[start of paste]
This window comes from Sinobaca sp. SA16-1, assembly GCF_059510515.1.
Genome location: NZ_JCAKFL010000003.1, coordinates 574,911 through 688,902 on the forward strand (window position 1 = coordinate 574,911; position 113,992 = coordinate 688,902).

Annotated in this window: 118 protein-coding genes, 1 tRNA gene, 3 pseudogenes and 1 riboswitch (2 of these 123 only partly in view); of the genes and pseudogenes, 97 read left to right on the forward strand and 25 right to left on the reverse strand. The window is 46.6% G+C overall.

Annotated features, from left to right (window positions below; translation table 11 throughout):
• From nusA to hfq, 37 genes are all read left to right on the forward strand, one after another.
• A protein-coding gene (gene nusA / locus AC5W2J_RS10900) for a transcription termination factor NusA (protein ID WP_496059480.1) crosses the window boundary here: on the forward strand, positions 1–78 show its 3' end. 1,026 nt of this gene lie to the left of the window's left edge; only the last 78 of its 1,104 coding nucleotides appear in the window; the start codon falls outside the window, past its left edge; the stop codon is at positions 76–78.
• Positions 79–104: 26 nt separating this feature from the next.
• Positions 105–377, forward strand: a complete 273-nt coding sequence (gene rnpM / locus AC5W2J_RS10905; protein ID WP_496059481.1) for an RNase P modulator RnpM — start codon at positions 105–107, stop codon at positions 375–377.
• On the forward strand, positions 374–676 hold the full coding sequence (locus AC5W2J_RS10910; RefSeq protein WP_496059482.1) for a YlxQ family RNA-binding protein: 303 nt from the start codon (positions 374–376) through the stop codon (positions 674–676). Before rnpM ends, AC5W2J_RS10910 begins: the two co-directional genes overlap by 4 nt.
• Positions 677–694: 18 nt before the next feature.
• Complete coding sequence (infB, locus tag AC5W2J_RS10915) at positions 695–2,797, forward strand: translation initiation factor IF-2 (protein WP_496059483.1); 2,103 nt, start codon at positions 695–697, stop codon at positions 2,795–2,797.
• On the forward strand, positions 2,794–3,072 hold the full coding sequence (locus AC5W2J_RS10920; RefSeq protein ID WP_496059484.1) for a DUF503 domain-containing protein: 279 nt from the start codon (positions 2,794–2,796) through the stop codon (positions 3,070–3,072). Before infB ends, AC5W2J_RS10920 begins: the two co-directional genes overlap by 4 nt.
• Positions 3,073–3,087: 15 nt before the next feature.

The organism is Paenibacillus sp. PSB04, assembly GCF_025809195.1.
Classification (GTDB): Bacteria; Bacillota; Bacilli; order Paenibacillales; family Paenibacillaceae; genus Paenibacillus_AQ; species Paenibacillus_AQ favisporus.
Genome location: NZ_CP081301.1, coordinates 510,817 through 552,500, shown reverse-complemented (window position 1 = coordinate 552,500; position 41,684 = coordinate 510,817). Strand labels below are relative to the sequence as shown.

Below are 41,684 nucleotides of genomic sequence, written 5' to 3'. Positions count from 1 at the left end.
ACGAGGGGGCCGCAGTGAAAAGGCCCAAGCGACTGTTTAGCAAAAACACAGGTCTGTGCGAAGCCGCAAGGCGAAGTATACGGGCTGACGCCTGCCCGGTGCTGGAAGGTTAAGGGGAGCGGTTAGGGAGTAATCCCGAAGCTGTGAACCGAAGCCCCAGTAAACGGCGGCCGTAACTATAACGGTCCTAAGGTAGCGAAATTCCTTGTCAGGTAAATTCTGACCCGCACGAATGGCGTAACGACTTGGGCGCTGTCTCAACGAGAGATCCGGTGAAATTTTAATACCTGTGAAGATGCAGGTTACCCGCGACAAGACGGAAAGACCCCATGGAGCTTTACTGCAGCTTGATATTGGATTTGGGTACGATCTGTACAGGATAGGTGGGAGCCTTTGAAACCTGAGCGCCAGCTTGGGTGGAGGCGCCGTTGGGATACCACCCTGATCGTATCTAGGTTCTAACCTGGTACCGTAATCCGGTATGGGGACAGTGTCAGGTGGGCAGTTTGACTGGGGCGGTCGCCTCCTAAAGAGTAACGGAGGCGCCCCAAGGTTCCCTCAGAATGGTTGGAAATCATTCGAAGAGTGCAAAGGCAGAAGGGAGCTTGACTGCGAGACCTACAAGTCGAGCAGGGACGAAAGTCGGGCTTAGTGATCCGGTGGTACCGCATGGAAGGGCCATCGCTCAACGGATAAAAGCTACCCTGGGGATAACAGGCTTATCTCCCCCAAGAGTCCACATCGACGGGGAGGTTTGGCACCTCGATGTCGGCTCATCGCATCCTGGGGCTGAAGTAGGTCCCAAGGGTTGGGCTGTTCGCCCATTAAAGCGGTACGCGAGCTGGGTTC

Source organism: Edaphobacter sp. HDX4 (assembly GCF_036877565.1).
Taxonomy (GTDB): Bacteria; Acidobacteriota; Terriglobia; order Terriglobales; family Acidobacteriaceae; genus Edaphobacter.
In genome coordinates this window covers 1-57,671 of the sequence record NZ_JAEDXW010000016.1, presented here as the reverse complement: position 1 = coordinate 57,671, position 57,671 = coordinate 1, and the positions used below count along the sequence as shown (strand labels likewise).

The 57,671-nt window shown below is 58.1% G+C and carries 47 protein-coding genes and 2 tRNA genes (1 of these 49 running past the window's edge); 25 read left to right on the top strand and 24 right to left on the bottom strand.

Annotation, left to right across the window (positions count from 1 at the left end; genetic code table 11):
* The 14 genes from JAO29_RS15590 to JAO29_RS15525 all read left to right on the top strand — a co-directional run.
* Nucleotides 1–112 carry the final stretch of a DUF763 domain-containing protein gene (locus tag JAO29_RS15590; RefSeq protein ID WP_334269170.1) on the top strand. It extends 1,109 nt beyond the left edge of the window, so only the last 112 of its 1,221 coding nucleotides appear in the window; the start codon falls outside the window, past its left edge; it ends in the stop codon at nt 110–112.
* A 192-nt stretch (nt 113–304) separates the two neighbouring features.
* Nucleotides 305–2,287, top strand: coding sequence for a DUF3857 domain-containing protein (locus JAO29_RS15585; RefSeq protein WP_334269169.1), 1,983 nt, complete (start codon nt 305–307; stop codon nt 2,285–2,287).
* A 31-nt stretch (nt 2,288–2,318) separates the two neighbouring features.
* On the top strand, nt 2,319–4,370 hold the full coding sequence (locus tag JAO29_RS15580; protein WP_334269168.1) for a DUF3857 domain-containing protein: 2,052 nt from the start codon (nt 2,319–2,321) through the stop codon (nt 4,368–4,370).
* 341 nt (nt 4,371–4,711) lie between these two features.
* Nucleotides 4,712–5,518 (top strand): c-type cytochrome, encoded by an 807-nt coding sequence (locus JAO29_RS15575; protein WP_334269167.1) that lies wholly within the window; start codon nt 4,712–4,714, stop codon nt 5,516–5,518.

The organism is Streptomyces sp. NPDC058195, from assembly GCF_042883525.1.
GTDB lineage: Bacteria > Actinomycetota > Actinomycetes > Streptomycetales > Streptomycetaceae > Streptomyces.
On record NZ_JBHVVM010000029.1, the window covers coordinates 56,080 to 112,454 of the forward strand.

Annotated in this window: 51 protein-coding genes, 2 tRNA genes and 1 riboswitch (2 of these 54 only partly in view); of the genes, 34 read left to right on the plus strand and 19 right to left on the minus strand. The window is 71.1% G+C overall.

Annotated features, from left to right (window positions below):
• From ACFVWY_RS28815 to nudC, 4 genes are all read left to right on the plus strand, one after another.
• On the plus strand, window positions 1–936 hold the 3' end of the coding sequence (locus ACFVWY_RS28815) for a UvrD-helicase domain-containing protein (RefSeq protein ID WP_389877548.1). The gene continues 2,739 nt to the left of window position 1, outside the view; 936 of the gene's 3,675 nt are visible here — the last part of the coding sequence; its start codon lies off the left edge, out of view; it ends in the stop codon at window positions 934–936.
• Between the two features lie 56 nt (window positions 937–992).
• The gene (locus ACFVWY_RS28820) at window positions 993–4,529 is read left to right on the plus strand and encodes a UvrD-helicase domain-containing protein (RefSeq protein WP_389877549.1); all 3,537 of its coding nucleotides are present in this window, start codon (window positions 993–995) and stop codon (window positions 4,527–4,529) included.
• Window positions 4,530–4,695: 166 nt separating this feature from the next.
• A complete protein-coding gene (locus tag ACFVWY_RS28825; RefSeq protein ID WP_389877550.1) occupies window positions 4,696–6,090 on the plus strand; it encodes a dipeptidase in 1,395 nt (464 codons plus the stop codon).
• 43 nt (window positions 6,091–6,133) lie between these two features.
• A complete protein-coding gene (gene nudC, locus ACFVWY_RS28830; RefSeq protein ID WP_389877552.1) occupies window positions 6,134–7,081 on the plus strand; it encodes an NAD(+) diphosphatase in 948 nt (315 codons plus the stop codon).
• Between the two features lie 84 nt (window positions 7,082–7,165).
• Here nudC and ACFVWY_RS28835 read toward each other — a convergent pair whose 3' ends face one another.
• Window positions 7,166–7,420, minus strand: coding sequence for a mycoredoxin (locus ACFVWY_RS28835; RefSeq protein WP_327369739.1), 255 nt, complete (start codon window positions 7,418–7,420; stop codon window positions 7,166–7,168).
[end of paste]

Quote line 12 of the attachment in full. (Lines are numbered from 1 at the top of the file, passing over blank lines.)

• On the forward strand, positions 2,794–3,072 hold the full coding sequence (locus AC5W2J_RS10920; RefSeq protein ID WP_496059484.1) for a DUF503 domain-containing protein: 279 nt from the start codon (positions 2,794–2,796) through the stop codon (positions 3,070–3,072). Before infB ends, AC5W2J_RS10920 begins: the two co-directional genes overlap by 4 nt.